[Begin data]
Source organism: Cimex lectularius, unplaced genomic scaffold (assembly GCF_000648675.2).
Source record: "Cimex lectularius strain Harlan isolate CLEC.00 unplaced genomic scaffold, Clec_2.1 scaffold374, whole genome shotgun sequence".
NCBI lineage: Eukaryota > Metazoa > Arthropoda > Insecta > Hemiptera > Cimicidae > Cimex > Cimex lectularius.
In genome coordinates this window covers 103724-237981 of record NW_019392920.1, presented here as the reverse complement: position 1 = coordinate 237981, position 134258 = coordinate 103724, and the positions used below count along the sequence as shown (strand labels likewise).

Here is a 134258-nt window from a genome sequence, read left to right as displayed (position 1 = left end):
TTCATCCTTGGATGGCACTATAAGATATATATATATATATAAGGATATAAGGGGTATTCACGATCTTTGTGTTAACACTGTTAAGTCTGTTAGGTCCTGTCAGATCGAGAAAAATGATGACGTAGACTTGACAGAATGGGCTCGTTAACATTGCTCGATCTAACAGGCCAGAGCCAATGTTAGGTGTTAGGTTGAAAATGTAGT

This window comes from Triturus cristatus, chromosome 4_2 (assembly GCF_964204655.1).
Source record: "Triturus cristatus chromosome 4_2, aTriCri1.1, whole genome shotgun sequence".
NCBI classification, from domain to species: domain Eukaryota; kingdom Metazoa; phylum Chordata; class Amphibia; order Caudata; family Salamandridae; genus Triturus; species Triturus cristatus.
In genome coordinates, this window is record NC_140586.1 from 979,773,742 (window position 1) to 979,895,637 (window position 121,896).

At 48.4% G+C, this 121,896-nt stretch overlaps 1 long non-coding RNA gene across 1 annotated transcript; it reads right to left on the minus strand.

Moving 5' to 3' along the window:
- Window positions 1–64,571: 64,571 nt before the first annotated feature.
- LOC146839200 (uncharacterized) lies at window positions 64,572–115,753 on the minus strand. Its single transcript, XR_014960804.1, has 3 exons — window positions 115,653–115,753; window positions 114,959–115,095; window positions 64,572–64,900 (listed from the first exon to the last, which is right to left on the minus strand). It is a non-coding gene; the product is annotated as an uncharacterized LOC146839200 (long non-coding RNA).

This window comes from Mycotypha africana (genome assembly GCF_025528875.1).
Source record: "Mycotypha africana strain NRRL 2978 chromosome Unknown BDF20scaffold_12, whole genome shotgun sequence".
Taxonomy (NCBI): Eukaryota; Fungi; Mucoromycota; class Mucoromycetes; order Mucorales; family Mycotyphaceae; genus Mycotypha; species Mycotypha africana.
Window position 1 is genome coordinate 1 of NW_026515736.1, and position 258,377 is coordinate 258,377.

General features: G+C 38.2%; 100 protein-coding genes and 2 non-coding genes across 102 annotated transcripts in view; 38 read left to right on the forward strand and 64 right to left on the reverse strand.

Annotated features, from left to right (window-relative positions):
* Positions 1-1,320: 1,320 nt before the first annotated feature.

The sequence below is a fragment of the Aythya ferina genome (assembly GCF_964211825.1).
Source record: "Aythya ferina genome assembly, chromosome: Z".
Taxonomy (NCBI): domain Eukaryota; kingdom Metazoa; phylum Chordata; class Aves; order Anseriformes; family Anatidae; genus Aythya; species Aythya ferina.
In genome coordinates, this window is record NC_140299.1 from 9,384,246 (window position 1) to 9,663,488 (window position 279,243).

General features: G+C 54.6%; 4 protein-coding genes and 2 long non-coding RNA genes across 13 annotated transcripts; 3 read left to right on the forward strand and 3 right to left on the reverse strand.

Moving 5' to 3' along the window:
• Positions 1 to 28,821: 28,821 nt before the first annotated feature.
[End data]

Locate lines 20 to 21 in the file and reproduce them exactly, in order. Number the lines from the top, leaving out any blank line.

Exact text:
Annotated features, from left to right (window-relative positions):
* Positions 1-1,320: 1,320 nt before the first annotated feature.